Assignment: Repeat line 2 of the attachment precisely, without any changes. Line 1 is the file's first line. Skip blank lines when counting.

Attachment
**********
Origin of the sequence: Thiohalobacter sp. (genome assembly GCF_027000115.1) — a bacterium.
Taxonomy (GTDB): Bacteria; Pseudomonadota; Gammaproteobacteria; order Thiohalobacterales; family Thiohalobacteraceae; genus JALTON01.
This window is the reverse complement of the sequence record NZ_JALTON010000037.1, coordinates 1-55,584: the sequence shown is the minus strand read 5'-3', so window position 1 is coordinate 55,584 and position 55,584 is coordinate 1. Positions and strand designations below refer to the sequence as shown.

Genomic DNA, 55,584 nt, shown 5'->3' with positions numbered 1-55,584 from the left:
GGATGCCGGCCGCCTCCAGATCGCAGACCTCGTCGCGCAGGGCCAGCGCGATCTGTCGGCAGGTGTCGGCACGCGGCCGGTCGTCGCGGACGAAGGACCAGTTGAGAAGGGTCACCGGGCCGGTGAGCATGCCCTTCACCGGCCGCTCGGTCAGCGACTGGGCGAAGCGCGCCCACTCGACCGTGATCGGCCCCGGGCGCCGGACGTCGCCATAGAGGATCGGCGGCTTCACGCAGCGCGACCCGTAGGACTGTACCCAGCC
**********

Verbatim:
Taxonomy (GTDB): Bacteria; Pseudomonadota; Gammaproteobacteria; order Thiohalobacterales; family Thiohalobacteraceae; genus JALTON01.